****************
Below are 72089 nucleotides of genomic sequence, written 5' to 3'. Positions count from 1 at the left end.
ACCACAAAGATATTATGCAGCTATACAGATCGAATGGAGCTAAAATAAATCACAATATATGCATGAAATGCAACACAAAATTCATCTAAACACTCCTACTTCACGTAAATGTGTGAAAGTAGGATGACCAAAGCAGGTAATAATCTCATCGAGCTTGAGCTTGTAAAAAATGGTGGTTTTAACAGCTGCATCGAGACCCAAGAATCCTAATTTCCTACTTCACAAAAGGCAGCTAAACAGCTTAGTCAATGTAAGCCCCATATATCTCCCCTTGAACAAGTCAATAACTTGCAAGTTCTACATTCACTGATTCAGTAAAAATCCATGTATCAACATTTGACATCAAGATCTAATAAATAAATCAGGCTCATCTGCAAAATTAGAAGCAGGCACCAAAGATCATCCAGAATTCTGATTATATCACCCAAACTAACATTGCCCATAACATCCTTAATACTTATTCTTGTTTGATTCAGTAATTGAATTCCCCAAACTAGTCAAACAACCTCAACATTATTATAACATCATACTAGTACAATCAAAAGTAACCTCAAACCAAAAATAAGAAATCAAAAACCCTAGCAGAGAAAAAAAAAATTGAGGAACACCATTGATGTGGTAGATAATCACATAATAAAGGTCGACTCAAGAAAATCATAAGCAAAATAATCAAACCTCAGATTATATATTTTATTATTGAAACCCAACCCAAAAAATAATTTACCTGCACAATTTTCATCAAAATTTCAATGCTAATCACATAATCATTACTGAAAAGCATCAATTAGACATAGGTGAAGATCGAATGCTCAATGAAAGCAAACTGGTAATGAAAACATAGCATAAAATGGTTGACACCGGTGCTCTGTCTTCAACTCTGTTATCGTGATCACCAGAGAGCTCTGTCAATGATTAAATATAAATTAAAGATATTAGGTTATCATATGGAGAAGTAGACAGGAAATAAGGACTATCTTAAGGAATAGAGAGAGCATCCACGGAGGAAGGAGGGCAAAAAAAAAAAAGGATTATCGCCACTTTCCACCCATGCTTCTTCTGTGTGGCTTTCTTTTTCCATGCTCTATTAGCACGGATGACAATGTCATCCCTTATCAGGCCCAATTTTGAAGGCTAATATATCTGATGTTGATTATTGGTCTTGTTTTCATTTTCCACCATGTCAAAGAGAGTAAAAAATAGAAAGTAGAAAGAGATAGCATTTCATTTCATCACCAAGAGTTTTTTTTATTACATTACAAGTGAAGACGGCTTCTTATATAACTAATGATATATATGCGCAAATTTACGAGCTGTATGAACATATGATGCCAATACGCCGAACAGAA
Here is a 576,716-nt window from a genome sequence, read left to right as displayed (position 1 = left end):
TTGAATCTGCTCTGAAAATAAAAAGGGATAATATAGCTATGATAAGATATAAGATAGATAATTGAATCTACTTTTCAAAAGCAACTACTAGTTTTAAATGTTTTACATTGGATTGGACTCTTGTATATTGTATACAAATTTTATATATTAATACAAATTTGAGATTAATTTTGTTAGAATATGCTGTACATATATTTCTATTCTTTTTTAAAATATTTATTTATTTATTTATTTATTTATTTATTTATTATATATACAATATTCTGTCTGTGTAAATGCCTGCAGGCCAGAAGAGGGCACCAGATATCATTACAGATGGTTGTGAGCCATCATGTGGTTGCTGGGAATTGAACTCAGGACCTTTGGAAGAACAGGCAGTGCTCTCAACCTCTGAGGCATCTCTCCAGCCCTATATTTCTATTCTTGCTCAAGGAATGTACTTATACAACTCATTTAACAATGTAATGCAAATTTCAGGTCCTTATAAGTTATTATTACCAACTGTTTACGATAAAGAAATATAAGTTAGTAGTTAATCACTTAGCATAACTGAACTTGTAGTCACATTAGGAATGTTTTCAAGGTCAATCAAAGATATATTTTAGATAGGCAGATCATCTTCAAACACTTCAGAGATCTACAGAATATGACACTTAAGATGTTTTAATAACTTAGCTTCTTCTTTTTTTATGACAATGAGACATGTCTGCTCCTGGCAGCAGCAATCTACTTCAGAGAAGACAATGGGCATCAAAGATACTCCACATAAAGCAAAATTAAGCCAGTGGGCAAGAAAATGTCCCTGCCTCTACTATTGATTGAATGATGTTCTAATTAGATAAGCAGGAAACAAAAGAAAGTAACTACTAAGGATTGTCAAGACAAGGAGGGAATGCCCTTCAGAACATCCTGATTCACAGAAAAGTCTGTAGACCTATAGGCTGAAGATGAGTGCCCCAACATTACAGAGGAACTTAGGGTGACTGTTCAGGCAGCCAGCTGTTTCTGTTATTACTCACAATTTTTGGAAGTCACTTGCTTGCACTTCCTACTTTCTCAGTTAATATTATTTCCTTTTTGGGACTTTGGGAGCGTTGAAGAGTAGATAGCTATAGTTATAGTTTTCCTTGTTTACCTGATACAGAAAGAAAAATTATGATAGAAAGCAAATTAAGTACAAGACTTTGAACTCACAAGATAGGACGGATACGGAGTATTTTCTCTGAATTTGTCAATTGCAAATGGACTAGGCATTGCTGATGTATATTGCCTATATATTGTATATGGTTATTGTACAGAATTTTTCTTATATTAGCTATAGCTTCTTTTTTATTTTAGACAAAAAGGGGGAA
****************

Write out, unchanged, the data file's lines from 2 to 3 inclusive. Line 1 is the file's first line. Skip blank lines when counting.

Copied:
ACCACAAAGATATTATGCAGCTATACAGATCGAATGGAGCTAAAATAAATCACAATATATGCATGAAATGCAACACAAAATTCATCTAAACACTCCTACTTCACGTAAATGTGTGAAAGTAGGATGACCAAAGCAGGTAATAATCTCATCGAGCTTGAGCTTGTAAAAAATGGTGGTTTTAACAGCTGCATCGAGACCCAAGAATCCTAATTTCCTACTTCACAAAAGGCAGCTAAACAGCTTAGTCAATGTAAGCCCCATATATCTCCCCTTGAACAAGTCAATAACTTGCAAGTTCTACATTCACTGATTCAGTAAAAATCCATGTATCAACATTTGACATCAAGATCTAATAAATAAATCAGGCTCATCTGCAAAATTAGAAGCAGGCACCAAAGATCATCCAGAATTCTGATTATATCACCCAAACTAACATTGCCCATAACATCCTTAATACTTATTCTTGTTTGATTCAGTAATTGAATTCCCCAAACTAGTCAAACAACCTCAACATTATTATAACATCATACTAGTACAATCAAAAGTAACCTCAAACCAAAAATAAGAAATCAAAAACCCTAGCAGAGAAAAAAAAAATTGAGGAACACCATTGATGTGGTAGATAATCACATAATAAAGGTCGACTCAAGAAAATCATAAGCAAAATAATCAAACCTCAGATTATATATTTTATTATTGAAACCCAACCCAAAAAATAATTTACCTGCACAATTTTCATCAAAATTTCAATGCTAATCACATAATCATTACTGAAAAGCATCAATTAGACATAGGTGAAGATCGAATGCTCAATGAAAGCAAACTGGTAATGAAAACATAGCATAAAATGGTTGACACCGGTGCTCTGTCTTCAACTCTGTTATCGTGATCACCAGAGAGCTCTGTCAATGATTAAATATAAATTAAAGATATTAGGTTATCATATGGAGAAGTAGACAGGAAATAAGGACTATCTTAAGGAATAGAGAGAGCATCCACGGAGGAAGGAGGGCAAAAAAAAAAAAGGATTATCGCCACTTTCCACCCATGCTTCTTCTGTGTGGCTTTCTTTTTCCATGCTCTATTAGCACGGATGACAATGTCATCCCTTATCAGGCCCAATTTTGAAGGCTAATATATCTGATGTTGATTATTGGTCTTGTTTTCATTTTCCACCATGTCAAAGAGAGTAAAAAATAGAAAGTAGAAAGAGATAGCATTTCATTTCATCACCAAGAGTTTTTTTTATTACATTACAAGTGAAGACGGCTTCTTATATAACTAATGATATATATGCGCAAATTTACGAGCTGTATGAACATATGATGCCAATACGCCGAACAGAA
Here is a 576,716-nt window from a genome sequence, read left to right as displayed (position 1 = left end):